Those who have the winter blues for an extended period of time may be feeling "SAD" - seasonal affective disorder.
Seasonal affective disorder "mimics a depression," according to Tim Bowman, an intensive outpatient therapist at Hillcrest Behavioral Health Services' Intensive Outpatient Program at OVMC.
"Does that make it a depression? It's more of a sleep disorder," Bowman said.
Photo by Rebecca Olsavsky
Tim Bowman, an intensive outpatient therapist at Hillcrest Behavioral Health Services’ Intensive Outpatient Program at OVMC, explains how emotions are defined in context of time. He provides clinical services for the program, which is “geared to serve people having needs too severe for regular outpatient services.”
Referencing the debate regarding how medical professionals define SAD, Bowman said there are two facets: depressive and the other bipolar.
Whereas the depressive side to SAD involves fatigue, over-eating and over-sleeping, the bipolar side relates to the seasonal mood change associated with the disorder.
Bowman believes it all connects to circadian rhythm, the biological clock that is set up through light hitting the retinas and triggering nerve reactions.
"The circadian rhythm is off through the effect of low light," said Bowman about what happens through SAD.
Light suppresses melatonin, "the hormone that tells you to sleep."
In summer, increased light decreases melatonin. During winter, however, individuals are more vulnerable to SAD as darker days offer less light to combat levels of the hormone.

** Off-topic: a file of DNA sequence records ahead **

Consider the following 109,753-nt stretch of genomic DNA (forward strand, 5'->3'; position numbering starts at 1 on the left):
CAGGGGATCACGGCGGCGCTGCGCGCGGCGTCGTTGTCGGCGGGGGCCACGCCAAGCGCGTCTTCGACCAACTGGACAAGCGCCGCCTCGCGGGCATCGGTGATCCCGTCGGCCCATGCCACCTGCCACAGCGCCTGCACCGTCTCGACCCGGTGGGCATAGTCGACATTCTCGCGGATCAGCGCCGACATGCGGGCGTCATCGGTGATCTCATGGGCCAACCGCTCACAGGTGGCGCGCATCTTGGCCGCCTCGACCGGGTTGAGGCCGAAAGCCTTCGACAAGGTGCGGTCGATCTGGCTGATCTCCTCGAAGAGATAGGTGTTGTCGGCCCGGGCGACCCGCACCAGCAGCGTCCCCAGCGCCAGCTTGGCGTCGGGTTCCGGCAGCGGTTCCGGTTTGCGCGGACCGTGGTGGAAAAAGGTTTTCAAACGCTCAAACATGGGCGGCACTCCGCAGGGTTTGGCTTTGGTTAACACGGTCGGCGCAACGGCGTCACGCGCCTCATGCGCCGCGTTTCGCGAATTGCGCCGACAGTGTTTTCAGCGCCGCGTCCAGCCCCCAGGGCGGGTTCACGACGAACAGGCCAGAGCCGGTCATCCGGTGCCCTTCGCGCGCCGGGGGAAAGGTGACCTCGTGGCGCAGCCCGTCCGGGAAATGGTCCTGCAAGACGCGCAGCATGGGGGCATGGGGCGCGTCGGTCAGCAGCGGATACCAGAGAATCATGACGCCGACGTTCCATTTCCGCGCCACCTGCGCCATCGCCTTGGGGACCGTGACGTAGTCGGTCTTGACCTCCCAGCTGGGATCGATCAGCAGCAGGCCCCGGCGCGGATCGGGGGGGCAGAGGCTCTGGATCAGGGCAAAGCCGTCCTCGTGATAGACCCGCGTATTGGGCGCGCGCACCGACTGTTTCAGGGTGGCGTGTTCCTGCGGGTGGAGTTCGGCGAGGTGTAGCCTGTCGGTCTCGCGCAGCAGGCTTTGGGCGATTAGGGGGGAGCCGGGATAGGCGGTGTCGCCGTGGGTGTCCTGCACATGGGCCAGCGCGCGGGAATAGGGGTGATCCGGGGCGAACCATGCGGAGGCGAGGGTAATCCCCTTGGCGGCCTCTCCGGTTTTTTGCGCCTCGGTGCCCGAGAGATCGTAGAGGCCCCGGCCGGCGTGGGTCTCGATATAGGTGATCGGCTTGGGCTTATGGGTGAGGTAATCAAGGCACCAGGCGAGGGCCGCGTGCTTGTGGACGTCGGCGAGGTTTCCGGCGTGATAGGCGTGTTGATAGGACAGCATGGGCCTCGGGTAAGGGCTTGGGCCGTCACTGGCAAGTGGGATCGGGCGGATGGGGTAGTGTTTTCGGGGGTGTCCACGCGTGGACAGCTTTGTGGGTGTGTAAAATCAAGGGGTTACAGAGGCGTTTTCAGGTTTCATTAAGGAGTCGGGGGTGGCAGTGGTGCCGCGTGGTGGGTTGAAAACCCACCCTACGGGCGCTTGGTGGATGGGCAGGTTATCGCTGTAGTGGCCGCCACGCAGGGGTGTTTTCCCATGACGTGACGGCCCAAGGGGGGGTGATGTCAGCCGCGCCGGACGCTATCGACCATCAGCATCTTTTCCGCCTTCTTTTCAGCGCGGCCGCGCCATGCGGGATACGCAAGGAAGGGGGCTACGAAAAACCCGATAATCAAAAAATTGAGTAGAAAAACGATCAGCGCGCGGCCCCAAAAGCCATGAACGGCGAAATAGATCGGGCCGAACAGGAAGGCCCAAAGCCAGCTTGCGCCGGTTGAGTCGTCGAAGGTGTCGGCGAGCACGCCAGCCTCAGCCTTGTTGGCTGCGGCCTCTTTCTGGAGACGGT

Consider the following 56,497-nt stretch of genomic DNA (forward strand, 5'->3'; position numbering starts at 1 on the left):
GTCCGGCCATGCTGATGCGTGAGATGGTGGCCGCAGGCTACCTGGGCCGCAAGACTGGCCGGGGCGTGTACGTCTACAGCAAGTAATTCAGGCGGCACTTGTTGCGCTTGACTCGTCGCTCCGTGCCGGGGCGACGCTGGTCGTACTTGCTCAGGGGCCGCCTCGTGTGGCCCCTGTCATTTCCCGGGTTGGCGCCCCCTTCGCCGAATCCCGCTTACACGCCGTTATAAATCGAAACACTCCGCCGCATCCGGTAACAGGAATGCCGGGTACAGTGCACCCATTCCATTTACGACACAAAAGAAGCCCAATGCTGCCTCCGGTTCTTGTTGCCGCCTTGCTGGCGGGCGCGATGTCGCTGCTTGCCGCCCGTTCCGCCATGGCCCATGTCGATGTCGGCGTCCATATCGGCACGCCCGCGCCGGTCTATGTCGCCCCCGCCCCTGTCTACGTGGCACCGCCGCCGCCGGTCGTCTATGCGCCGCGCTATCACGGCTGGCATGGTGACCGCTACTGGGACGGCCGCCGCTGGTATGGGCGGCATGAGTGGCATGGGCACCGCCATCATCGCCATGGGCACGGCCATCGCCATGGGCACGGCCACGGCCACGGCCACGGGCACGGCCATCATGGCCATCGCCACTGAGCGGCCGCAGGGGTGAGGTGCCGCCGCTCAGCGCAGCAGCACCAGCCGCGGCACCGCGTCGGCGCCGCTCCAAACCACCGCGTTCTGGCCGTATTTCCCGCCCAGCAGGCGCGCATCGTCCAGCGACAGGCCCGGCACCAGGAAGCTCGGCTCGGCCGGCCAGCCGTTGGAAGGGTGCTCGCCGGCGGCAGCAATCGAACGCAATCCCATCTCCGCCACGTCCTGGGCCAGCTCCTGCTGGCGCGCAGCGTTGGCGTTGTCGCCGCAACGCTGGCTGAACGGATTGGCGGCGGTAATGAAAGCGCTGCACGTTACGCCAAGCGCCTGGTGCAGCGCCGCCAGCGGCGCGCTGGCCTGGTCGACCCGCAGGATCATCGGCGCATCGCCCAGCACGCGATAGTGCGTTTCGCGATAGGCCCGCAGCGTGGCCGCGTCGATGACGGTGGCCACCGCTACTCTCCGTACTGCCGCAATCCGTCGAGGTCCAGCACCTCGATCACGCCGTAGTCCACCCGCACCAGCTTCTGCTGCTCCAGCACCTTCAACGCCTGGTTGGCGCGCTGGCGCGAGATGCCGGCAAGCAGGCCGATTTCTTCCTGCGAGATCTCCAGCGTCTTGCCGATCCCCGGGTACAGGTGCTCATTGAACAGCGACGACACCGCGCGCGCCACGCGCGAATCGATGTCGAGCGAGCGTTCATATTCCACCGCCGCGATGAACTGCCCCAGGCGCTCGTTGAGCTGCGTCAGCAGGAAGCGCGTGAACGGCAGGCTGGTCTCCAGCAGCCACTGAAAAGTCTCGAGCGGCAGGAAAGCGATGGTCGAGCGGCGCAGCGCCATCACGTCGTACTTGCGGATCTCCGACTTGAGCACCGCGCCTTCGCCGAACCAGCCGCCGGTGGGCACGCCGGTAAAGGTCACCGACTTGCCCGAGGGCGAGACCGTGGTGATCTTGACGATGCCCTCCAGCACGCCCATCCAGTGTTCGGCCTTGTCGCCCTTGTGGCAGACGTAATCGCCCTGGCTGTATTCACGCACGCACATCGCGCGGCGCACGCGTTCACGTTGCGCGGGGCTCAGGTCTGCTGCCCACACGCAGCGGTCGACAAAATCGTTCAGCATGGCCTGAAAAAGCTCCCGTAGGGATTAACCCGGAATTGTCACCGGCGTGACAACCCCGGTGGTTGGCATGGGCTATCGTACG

Guided by this, medical professionals suggest various therapy options, one being light therapy.
Researchers believe full-spectrum light emanating from light boxes, now readily available at stores, send messages from the retina to reduce melatonin production.
Bowman reminded those considering this therapy avenue that such lights, often requiring an intensity of 10,000 lux to be effective, "are not the (same as) light bulbs you use in your house."
Another option is cognitive behavior therapy for learning how to manage behavior and maintain positivity.
While Bowman said SAD is unique in that there are steps people can take to combat symptoms, he emphasized the disorder is "nothing to play around with."
Doctors cannot diagnose patients with SAD until they display two consecutive years with similar SAD patterns.
"It can be serious, especially if (individuals are) predisposed to depression," Bowman said.
Women are more likely to be affected than men, "as it is true with most depression," according to Bowman.
However, there are methods of prevention.
Bowman cited regular exercise, a good diet and vitamin D intake as healthy habits that can help prevent symptoms before they lead to the blues.